As promised, here is another post on the horned larks I saw the other day. This post will be more photo-heavy. One quick word on horned larks: They get their name from the horn-like feathers that sometimes stick up from their heads. They aren’t visible on the photos Continue reading

Distracted by horned larks

Photo by Chris Bosak A horned lark looks for food in New England, February 2021.

Horned larks are sparrow-sized birds that live year-round in parts of New England, but are mostly seen in the winter. They prefer open, barren areas, so you’re not likely to see them in the woods. Check open areas with short grass or no grass (a beach for instance) for your best chance at finding them. I found these birds in a snow-covered field at Hamonasset State Park in southern Connecticut last week during my trip to see the crossbills. More horned lark posts coming soon.

Photo by Chris Bosak A horned lark looks for food in New England, February 2021.

Making the trip to see crossbills

Photo by Chris Bosak A red crossbill eats seeds from a cone at Hammonasset State Park, February 2021.

I’m not much of a “chaser,” which is a birder who will travel great lengths to see a rare bird that has been spotted. But … I’ve always been fascinated by crossbills and a flock of them has been seen regularly about an hour away — at Hammonasset State Park. I was up early today and decided to make the trip. It was worth it as the birds put on a show for many birdwatchers and photographers. The red crossbills flitted from one evergreen to the next, pausing to find seeds among the cones. Crossbills get their name for their crossed bills (makes sense, right), an adaptation that allows them to dig out and crack seeds from pine and spruce cones.

More to come …

Photo by Chris Bosak A red crossbill eats seeds from a cone at Hammonasset State Park, February 2021.
Photo by Chris Bosak A red crossbill eats seeds from a cone at Hammonasset State Park, February 2021.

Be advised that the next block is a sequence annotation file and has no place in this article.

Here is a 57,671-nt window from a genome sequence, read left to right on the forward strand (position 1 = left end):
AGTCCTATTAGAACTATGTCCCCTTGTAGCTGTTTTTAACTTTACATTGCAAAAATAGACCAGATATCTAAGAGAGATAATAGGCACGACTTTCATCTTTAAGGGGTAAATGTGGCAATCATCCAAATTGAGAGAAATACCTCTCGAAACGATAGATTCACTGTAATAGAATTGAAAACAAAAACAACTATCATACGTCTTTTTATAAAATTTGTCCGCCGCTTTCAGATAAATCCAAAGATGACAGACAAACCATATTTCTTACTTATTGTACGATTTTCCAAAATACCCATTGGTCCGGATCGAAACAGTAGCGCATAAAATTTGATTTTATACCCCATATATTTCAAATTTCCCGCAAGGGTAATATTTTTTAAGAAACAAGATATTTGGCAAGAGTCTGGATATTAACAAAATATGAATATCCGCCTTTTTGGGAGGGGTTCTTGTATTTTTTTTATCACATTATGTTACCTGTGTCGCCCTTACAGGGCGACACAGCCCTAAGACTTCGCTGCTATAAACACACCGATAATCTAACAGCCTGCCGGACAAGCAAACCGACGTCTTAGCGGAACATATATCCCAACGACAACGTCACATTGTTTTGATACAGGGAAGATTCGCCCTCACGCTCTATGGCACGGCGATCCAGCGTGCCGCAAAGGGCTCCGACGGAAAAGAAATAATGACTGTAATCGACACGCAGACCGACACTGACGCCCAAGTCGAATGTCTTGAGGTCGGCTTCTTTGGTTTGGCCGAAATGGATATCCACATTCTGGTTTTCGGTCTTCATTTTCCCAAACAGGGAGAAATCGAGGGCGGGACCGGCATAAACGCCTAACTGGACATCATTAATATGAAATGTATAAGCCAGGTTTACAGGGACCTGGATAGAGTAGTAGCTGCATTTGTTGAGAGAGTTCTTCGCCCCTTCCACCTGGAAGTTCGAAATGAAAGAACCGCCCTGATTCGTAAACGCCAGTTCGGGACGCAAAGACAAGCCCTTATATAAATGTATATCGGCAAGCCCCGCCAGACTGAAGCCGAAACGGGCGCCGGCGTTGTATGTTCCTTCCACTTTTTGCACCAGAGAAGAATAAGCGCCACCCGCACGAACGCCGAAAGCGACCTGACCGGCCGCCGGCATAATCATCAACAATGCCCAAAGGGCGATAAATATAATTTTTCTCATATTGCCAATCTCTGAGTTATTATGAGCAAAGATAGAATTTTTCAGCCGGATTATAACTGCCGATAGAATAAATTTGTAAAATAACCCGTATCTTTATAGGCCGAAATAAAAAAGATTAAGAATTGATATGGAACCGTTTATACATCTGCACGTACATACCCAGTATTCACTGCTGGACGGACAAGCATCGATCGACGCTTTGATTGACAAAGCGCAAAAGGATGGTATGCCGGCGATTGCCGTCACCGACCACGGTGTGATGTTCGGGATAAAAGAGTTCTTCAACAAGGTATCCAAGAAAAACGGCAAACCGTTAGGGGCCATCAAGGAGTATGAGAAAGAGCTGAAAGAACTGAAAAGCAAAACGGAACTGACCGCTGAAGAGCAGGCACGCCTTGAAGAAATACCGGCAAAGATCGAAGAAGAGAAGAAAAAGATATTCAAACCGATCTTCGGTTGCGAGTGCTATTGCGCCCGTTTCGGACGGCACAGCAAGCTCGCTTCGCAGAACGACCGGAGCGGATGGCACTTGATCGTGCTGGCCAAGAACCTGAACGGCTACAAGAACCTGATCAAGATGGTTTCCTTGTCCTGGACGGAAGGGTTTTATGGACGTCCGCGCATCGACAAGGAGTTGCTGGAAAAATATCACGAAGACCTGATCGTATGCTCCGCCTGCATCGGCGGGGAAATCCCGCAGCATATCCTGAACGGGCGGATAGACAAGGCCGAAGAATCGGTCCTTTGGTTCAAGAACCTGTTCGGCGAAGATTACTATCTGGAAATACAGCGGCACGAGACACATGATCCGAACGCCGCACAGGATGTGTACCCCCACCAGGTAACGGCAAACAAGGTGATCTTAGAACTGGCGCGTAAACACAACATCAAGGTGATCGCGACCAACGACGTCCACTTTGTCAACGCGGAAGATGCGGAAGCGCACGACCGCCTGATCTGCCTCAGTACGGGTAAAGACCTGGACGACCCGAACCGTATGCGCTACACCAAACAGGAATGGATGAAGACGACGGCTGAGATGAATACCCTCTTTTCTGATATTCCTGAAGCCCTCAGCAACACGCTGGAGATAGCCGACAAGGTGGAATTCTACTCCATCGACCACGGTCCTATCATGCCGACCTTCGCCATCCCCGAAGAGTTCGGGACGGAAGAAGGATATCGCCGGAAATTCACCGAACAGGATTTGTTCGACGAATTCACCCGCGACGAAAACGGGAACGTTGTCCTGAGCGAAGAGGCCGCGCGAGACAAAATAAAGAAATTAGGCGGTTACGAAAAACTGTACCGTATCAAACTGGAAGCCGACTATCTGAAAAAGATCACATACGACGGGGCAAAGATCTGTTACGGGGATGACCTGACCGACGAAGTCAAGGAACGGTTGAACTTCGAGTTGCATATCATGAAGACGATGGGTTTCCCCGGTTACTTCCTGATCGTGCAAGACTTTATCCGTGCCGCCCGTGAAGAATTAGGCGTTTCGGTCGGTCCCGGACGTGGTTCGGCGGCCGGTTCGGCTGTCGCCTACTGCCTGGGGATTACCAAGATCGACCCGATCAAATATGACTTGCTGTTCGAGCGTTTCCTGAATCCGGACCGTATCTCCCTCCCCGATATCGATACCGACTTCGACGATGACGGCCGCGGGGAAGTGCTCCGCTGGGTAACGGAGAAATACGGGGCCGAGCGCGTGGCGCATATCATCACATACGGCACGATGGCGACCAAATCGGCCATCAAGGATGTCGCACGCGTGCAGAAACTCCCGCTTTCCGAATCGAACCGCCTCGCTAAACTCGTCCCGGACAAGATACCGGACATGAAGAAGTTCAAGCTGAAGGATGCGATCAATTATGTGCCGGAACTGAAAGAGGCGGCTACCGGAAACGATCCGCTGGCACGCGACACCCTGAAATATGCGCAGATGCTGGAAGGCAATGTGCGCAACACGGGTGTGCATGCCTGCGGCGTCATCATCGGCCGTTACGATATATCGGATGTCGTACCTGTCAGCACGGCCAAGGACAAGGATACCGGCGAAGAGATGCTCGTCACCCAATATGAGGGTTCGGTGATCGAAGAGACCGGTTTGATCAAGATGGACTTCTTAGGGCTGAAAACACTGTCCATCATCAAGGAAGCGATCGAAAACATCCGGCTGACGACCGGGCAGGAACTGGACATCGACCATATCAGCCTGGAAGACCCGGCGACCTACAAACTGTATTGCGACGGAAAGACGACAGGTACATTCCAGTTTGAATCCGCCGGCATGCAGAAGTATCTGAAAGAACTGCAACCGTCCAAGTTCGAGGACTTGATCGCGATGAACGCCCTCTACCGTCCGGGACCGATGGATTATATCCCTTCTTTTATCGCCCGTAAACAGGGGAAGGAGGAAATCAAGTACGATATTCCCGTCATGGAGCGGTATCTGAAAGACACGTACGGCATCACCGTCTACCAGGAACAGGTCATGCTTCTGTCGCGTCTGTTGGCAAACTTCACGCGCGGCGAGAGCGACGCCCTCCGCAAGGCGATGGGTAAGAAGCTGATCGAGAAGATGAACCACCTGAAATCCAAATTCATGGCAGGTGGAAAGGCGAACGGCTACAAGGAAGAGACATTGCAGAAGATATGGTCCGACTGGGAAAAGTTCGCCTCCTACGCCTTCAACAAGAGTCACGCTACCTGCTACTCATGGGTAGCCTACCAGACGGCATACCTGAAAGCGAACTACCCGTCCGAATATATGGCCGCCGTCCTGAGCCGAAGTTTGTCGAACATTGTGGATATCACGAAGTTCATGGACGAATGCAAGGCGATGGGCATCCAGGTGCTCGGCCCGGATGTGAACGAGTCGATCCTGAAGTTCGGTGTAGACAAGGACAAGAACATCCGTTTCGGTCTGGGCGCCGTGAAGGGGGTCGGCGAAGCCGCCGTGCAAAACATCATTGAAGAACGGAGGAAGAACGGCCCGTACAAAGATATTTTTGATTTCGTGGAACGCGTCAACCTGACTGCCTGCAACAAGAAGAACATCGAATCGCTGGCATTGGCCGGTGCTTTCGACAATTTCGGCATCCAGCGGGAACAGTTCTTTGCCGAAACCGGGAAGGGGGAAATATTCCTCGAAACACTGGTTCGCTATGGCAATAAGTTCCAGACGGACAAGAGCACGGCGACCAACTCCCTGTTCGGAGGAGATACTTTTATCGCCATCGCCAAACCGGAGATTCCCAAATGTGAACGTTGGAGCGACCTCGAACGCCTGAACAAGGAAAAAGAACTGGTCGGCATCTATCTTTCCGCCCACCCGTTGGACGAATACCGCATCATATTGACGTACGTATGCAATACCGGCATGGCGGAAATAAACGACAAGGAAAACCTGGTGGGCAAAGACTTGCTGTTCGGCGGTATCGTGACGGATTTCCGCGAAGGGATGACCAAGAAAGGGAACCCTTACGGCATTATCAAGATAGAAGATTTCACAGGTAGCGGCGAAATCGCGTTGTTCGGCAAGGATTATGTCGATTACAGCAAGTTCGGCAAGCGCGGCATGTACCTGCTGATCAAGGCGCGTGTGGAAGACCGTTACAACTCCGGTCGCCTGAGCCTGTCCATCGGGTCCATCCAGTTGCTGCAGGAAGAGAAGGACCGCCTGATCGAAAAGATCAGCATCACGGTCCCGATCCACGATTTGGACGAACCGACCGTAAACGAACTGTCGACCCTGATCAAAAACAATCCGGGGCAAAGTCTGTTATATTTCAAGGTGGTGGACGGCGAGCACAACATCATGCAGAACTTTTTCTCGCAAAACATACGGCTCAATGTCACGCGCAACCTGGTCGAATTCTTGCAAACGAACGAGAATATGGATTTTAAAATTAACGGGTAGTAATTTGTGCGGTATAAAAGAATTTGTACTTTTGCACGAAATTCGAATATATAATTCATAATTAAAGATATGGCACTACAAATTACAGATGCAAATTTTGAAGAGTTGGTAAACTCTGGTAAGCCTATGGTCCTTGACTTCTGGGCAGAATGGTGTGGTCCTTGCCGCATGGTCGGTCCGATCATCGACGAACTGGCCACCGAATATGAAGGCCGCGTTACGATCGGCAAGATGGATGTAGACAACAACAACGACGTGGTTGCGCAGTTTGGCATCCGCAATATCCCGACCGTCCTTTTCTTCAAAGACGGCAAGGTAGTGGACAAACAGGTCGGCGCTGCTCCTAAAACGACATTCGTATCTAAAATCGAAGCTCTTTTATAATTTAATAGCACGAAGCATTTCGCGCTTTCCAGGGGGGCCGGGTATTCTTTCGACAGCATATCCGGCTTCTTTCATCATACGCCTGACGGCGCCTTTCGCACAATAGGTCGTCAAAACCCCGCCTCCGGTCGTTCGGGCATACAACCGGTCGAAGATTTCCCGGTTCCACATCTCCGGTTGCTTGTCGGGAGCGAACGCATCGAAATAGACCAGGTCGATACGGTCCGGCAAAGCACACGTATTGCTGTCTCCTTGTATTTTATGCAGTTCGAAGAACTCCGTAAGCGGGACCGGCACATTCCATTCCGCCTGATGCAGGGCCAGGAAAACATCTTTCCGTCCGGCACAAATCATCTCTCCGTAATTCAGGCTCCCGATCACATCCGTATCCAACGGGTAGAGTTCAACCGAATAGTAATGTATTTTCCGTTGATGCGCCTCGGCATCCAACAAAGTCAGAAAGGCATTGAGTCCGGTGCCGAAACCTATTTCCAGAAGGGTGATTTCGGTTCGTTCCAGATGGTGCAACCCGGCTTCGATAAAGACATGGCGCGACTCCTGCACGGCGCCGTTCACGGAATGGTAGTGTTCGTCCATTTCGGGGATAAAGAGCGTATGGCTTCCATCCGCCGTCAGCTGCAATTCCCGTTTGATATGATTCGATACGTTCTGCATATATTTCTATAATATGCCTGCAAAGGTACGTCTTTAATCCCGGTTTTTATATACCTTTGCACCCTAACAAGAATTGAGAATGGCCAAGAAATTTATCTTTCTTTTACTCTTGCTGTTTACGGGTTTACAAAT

One more bluebird in snow photo

Photo by Chris Bosak An eastern bluebird braves a New England winter and visit a backyard for mealworms, winter 2020.

Here’s one more, just because. In case you missed it, here’s the original post with more photos.

Bluebirds, a winter bird too

Photo by Chris Bosak An eastern bluebird braves a New England winter and visit a backyard for mealworms, winter 2020.

We don’t usually think of eastern bluebirds as a winter bird in New England, but many bluebirds tough out our cold months. Visits from or sightings of bluebirds brighten the short winter days, for sure. Here’s a collection of photos of bluebirds in the snow.

Photo by Chris Bosak Eastern bluebirds brave a New England winter and visit a backyard for mealworms, winter 2020.

Continue reading

For the Birds: Those snowy days

Photo by Chris Bosak A dark-eyed junco visits a backyard in New England, January 2021.

The junco sat perfectly still in the bush as snow collected on his back. The snow came down hard and the wind whipped it around.

It was the wind that kept the junco motionless in the bush. When the wind offered a rare break, the junco darted to the nearby bird feeder to grab a few sunflower seeds.

He would fly back to his spot in the bush, having shaken off the snow that had collected on him. It didn’t take long for new snow to accumulate on his dark gray feathers.

Snowy days are among the best times to watch the feeders. It is interesting to see how little the elements affect the birds. Tiny birds such as chickadees can withstand extremely cold and windy conditions. They have a variety of mechanisms to protect them from the harsh elements. I have written about those in previous columns and may revisit that topic in the future.

But for now, I’m going to focus on this past storm that hit New England and recall the many birds that visited. The junco I mentioned before was one of more than a dozen juncos that were around that day. Other sparrows included white-throated, song and house. Many people don’t think of juncos as being a sparrow because of their different coloration, but they are indeed members of the sparrow family.

Both nuthatches came and went throughout the day. It is such a thrill to see the red-breasted nuthatches daily this winter. Not that I don’t appreciate the white-breasted nuthatches, but they are much more common and year-round birds where I am. The red-breasted nuthatch shows up only in random years.

Of course, chickadees and titmice were regular visitors. A pair of Carolina wrens entertained me as well. I always like watching their antics in the yard, especially when they make their unique chatter calls outside the window.

It was a heck of a snowstorm — the worst in several years where I am anyway. Will there be more opportunities this winter to watch the birds at the feeder in the snow? That remains to be seen, but I wouldn’t be surprised in the least. In fact, I would be very surprised if we didn’t have more snowfalls. This is New England, after all, and winter is a way of life here.